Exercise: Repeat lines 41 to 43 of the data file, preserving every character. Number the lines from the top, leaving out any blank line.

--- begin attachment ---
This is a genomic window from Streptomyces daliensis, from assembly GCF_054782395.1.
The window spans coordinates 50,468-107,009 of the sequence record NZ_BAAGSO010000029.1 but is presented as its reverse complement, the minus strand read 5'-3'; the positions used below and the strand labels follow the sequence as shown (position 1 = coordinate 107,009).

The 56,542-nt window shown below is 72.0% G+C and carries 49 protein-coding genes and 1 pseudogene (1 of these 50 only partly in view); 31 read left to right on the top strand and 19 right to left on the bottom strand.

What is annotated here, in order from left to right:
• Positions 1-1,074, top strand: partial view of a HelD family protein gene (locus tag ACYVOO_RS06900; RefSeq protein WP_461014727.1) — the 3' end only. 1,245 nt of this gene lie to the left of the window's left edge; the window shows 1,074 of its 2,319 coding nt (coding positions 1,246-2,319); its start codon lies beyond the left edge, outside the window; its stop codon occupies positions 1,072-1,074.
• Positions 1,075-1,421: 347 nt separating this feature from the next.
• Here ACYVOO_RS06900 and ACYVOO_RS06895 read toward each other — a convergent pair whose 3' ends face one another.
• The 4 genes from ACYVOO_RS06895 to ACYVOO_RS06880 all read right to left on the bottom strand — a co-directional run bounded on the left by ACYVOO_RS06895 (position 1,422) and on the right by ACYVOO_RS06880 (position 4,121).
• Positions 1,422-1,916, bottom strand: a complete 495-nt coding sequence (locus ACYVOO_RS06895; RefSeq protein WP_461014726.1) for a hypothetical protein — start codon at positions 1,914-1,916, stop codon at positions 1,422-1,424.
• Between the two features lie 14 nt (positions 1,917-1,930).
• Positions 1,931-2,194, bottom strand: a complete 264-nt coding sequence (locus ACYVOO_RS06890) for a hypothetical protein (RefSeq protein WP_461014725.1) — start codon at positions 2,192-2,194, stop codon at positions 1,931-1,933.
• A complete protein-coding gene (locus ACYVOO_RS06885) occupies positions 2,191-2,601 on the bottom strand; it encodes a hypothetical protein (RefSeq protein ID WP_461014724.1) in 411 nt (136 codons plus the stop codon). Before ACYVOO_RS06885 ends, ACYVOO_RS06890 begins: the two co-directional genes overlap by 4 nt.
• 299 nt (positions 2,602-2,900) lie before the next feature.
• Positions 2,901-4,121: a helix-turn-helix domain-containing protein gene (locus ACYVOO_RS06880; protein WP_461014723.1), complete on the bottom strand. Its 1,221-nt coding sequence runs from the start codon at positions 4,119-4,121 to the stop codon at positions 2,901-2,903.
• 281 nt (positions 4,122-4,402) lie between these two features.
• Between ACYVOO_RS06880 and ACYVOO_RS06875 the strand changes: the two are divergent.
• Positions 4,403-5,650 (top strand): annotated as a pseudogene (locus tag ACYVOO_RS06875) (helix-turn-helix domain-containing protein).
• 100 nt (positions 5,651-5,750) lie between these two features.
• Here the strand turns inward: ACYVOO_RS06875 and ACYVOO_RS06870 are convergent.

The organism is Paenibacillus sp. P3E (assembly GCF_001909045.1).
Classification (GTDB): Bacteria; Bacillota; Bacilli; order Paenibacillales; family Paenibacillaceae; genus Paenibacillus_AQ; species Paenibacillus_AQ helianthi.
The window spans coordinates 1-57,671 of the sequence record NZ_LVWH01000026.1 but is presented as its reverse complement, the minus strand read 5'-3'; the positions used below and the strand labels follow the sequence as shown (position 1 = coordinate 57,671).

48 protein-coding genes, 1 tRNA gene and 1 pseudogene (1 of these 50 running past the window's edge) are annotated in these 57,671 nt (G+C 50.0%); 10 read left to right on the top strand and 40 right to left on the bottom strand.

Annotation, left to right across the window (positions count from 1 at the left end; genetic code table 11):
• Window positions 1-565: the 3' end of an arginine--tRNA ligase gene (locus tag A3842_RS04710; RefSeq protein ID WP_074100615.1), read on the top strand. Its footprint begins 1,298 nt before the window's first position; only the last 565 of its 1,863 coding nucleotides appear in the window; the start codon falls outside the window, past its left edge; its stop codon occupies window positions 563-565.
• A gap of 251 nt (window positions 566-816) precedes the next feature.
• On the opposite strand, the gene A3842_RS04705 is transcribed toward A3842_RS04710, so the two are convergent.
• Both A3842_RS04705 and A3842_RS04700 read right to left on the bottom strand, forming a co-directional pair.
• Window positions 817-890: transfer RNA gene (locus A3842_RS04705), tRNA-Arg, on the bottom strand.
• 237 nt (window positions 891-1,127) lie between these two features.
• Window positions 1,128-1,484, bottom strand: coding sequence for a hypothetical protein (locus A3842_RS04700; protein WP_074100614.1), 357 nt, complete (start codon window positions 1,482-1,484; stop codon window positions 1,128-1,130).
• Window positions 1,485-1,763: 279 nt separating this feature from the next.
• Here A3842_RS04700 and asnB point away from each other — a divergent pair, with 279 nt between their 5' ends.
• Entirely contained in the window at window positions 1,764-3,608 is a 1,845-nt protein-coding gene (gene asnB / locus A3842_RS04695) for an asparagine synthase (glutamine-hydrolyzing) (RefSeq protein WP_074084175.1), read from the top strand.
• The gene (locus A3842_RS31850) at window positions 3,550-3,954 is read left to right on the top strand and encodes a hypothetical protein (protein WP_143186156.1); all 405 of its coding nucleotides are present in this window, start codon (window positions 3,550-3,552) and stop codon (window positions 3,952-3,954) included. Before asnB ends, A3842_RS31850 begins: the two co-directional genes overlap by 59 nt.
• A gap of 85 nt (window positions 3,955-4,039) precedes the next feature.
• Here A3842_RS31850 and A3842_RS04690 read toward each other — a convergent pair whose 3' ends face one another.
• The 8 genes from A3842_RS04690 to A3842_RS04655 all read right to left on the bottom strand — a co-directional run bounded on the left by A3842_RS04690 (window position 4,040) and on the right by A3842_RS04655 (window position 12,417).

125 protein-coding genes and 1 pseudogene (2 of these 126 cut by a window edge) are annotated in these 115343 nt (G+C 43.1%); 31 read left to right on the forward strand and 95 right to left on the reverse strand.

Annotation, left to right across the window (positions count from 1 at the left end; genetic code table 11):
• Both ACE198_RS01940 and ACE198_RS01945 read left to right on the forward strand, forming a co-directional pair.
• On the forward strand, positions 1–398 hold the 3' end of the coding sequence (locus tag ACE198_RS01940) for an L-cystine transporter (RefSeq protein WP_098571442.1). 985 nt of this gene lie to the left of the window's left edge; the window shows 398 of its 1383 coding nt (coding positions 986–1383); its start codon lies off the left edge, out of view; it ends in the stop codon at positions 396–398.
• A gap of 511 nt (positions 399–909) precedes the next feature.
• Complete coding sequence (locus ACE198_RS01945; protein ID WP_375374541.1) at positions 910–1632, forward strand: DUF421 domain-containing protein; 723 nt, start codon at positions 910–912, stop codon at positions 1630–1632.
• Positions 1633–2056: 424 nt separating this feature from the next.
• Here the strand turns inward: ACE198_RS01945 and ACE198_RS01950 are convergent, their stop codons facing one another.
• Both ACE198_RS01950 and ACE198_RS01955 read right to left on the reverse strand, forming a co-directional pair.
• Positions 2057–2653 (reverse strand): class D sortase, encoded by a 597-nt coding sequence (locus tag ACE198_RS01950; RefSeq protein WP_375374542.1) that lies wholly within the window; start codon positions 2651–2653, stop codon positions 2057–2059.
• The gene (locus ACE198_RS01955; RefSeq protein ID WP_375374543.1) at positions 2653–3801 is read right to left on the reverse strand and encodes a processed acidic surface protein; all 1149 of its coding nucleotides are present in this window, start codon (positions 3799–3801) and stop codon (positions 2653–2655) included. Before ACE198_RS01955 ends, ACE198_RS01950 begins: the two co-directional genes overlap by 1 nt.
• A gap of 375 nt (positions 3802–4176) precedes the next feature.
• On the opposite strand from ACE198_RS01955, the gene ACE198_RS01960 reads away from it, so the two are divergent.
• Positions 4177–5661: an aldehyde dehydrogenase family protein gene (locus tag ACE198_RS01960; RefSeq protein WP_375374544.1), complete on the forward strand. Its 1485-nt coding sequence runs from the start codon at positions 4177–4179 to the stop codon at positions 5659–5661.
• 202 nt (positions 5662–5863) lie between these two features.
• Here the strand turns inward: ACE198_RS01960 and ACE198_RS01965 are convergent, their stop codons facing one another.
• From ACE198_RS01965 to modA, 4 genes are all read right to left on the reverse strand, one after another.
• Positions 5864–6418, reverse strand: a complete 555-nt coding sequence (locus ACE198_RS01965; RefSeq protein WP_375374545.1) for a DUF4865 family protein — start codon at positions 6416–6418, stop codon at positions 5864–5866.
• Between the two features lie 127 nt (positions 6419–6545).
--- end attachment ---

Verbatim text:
• Both ACE198_RS01940 and ACE198_RS01945 read left to right on the forward strand, forming a co-directional pair.
• On the forward strand, positions 1–398 hold the 3' end of the coding sequence (locus tag ACE198_RS01940) for an L-cystine transporter (RefSeq protein WP_098571442.1). 985 nt of this gene lie to the left of the window's left edge; the window shows 398 of its 1383 coding nt (coding positions 986–1383); its start codon lies off the left edge, out of view; it ends in the stop codon at positions 396–398.
• A gap of 511 nt (positions 399–909) precedes the next feature.